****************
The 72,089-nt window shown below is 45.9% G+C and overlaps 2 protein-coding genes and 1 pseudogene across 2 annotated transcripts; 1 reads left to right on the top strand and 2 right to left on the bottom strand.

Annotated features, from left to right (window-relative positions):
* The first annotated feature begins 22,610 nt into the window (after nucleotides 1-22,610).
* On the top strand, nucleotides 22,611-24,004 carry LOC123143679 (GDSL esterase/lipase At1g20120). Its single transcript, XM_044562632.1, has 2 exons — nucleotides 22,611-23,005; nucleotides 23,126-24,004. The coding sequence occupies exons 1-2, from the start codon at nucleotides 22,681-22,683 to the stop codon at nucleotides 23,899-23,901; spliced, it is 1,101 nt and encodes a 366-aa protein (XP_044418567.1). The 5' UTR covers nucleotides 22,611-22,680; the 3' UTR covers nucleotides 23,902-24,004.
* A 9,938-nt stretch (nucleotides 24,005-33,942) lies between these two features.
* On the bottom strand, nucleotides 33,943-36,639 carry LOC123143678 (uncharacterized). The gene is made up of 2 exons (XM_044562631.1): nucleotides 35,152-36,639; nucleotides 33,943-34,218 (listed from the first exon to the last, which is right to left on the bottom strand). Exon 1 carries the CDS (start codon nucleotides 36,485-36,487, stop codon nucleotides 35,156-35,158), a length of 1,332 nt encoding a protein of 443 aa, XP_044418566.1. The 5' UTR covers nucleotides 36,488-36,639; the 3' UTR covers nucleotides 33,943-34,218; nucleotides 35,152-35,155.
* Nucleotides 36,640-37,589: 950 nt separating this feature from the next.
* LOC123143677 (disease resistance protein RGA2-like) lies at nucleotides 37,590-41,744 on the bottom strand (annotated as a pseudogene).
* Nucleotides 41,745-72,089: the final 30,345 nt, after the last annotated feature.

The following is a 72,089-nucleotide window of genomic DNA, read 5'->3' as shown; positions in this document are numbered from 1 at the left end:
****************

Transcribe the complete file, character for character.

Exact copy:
The 72,089-nt window shown below is 45.9% G+C and overlaps 2 protein-coding genes and 1 pseudogene across 2 annotated transcripts; 1 reads left to right on the top strand and 2 right to left on the bottom strand.

Annotated features, from left to right (window-relative positions):
* The first annotated feature begins 22,610 nt into the window (after nucleotides 1-22,610).
* On the top strand, nucleotides 22,611-24,004 carry LOC123143679 (GDSL esterase/lipase At1g20120). Its single transcript, XM_044562632.1, has 2 exons — nucleotides 22,611-23,005; nucleotides 23,126-24,004. The coding sequence occupies exons 1-2, from the start codon at nucleotides 22,681-22,683 to the stop codon at nucleotides 23,899-23,901; spliced, it is 1,101 nt and encodes a 366-aa protein (XP_044418567.1). The 5' UTR covers nucleotides 22,611-22,680; the 3' UTR covers nucleotides 23,902-24,004.
* A 9,938-nt stretch (nucleotides 24,005-33,942) lies between these two features.
* On the bottom strand, nucleotides 33,943-36,639 carry LOC123143678 (uncharacterized). The gene is made up of 2 exons (XM_044562631.1): nucleotides 35,152-36,639; nucleotides 33,943-34,218 (listed from the first exon to the last, which is right to left on the bottom strand). Exon 1 carries the CDS (start codon nucleotides 36,485-36,487, stop codon nucleotides 35,156-35,158), a length of 1,332 nt encoding a protein of 443 aa, XP_044418566.1. The 5' UTR covers nucleotides 36,488-36,639; the 3' UTR covers nucleotides 33,943-34,218; nucleotides 35,152-35,155.
* Nucleotides 36,640-37,589: 950 nt separating this feature from the next.
* LOC123143677 (disease resistance protein RGA2-like) lies at nucleotides 37,590-41,744 on the bottom strand (annotated as a pseudogene).
* Nucleotides 41,745-72,089: the final 30,345 nt, after the last annotated feature.

The following is a 72,089-nucleotide window of genomic DNA, read 5'->3' as shown; positions in this document are numbered from 1 at the left end: